• Smoke from fires hits local air quality, postponing sixth annual Run for the Fallen and altering high school football practice
Air pollution caused by smoke from the fires in Napa and Sonoma counties have caused organizers to indefinitely postpone the sixth annual California Run for the Fallen, a 150-mile run through Northern California that was supposed to take place on Friday, Saturday and Sunday in honor of fallen soldiers, according to Kevin Graves, founder of Some Gave All - The Joey Graves Foundation, a nonprofit organization that sponsors the event.
“The fires are coming across Green Valley, and lots of the runners are from the area. They’re also in the military, and many of them are being deployed to help with the fire. We’re still going to do it, we just don’t know when,” Graves said.
The San Joaquin Valley Air Pollution Control District sent out a press release on Wednesday warning that smoke from the fires could pose health risks such as lung disease and asthma attacks, as well as an increased risk for heart attacks and strokes. The impact from the smoke on the county’s air quality is expected to continue until the fires are extinguished, according to Anthony Presto, an outreach and communications representative for the San Joaquin Valley Air Pollution District.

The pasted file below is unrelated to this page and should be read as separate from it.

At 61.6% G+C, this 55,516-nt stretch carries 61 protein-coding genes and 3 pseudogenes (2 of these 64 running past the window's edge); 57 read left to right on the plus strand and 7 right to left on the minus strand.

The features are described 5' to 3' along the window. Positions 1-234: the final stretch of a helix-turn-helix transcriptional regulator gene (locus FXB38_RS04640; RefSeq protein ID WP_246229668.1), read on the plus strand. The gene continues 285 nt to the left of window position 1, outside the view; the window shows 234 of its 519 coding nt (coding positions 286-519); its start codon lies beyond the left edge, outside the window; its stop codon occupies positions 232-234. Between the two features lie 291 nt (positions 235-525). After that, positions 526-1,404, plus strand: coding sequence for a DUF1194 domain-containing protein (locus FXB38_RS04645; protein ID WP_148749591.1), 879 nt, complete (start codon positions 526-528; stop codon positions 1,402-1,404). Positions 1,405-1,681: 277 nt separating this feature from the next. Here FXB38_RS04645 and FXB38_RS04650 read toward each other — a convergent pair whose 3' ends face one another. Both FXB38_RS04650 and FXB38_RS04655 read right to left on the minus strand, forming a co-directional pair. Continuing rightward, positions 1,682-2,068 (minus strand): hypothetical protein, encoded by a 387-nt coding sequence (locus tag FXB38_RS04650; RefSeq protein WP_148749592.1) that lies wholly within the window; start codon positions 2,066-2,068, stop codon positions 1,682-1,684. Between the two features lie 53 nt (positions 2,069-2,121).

“Air quality in the North San Joaquin Valley, which includes San Joaquin County, is in the unhealthy to very unhealthy range and we would advise residents to stay inside if they can,” Presto said.
Lodi High School’s football team has already altered its practice schedule due to the air quality, according to Coach Robert Sperling, although he does not expect the smoke to affect Friday’s game against Lincoln High School. The team made the most of the time indoors, walking through their plays and keeping up with their conditioning.
“Today, we changed practice to the morning and cut time spent outside in half. We were only outside for one hour, we spent the rest of the time inside,” Sperling said.
Tony Vice, owner of the Fleet Feet running store in Stockton, echoed Presto’s warning for people to stay indoors, advising his fellow runners to either move their usual workouts indoors or postpone them altogether.
“With the tragic fires happening in the northern part of the state and smoke being blown down here, it’s more beneficial to work out inside or just take that extra day of rest,” Vice said.